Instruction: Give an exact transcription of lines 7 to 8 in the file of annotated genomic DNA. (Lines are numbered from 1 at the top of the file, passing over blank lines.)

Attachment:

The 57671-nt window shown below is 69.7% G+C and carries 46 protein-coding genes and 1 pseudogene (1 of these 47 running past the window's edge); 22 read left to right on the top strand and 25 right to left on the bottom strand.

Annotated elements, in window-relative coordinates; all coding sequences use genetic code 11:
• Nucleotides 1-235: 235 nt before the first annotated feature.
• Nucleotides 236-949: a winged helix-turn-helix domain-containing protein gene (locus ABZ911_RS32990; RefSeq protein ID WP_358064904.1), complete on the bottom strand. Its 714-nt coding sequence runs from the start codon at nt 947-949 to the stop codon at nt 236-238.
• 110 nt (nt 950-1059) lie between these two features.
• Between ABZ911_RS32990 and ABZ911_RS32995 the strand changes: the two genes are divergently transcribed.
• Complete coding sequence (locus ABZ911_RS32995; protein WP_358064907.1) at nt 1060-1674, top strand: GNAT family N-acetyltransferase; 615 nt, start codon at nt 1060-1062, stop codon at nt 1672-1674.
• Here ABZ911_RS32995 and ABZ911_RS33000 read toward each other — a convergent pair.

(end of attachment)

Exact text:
• Complete coding sequence (locus ABZ911_RS32995; protein WP_358064907.1) at nt 1060-1674, top strand: GNAT family N-acetyltransferase; 615 nt, start codon at nt 1060-1062, stop codon at nt 1672-1674.
• Here ABZ911_RS32995 and ABZ911_RS33000 read toward each other — a convergent pair.